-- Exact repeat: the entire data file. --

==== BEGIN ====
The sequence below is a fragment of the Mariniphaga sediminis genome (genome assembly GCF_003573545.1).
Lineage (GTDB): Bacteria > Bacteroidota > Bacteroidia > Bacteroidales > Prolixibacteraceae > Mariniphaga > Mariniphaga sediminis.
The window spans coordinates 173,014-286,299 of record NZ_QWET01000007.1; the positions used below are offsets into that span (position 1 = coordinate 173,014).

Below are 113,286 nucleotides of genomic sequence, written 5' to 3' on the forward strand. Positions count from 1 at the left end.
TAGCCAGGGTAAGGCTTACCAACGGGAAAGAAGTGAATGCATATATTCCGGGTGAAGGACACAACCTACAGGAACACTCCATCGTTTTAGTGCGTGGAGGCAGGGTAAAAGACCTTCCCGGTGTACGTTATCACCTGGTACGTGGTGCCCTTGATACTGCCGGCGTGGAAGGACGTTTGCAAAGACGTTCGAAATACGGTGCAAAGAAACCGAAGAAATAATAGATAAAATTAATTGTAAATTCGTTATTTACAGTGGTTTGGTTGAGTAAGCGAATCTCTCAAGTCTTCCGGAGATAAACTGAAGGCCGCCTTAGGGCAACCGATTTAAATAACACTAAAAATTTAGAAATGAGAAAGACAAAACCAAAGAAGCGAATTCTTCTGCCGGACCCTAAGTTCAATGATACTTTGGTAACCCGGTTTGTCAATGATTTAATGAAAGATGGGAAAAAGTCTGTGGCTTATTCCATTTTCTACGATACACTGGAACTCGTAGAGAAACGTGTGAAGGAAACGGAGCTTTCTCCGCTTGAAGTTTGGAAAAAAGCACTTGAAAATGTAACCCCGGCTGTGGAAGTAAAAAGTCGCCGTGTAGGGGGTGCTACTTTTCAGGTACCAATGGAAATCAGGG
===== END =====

The sequence below is a fragment of the Mariniphaga sediminis genome (genome assembly GCF_003573545.1).
Lineage (GTDB): Bacteria > Bacteroidota > Bacteroidia > Bacteroidales > Prolixibacteraceae > Mariniphaga > Mariniphaga sediminis.
The window spans coordinates 173,014-286,299 of record NZ_QWET01000007.1; the positions used below are offsets into that span (position 1 = coordinate 173,014).

Below are 113,286 nucleotides of genomic sequence, written 5' to 3' on the forward strand. Positions count from 1 at the left end.
TAGCCAGGGTAAGGCTTACCAACGGGAAAGAAGTGAATGCATATATTCCGGGTGAAGGACACAACCTACAGGAACACTCCATCGTTTTAGTGCGTGGAGGCAGGGTAAAAGACCTTCCCGGTGTACGTTATCACCTGGTACGTGGTGCCCTTGATACTGCCGGCGTGGAAGGACGTTTGCAAAGACGTTCGAAATACGGTGCAAAGAAACCGAAGAAATAATAGATAAAATTAATTGTAAATTCGTTATTTACAGTGGTTTGGTTGAGTAAGCGAATCTCTCAAGTCTTCCGGAGATAAACTGAAGGCCGCCTTAGGGCAACCGATTTAAATAACACTAAAAATTTAGAAATGAGAAAGACAAAACCAAAGAAGCGAATTCTTCTGCCGGACCCTAAGTTCAATGATACTTTGGTAACCCGGTTTGTCAATGATTTAATGAAAGATGGGAAAAAGTCTGTGGCTTATTCCATTTTCTACGATACACTGGAACTCGTAGAGAAACGTGTGAAGGAAACGGAGCTTTCTCCGCTTGAAGTTTGGAAAAAAGCACTTGAAAATGTAACCCCGGCTGTGGAAGTAAAAAGTCGCCGTGTAGGGGGTGCTACTTTTCAGGTACCAATGGAAATCAGGG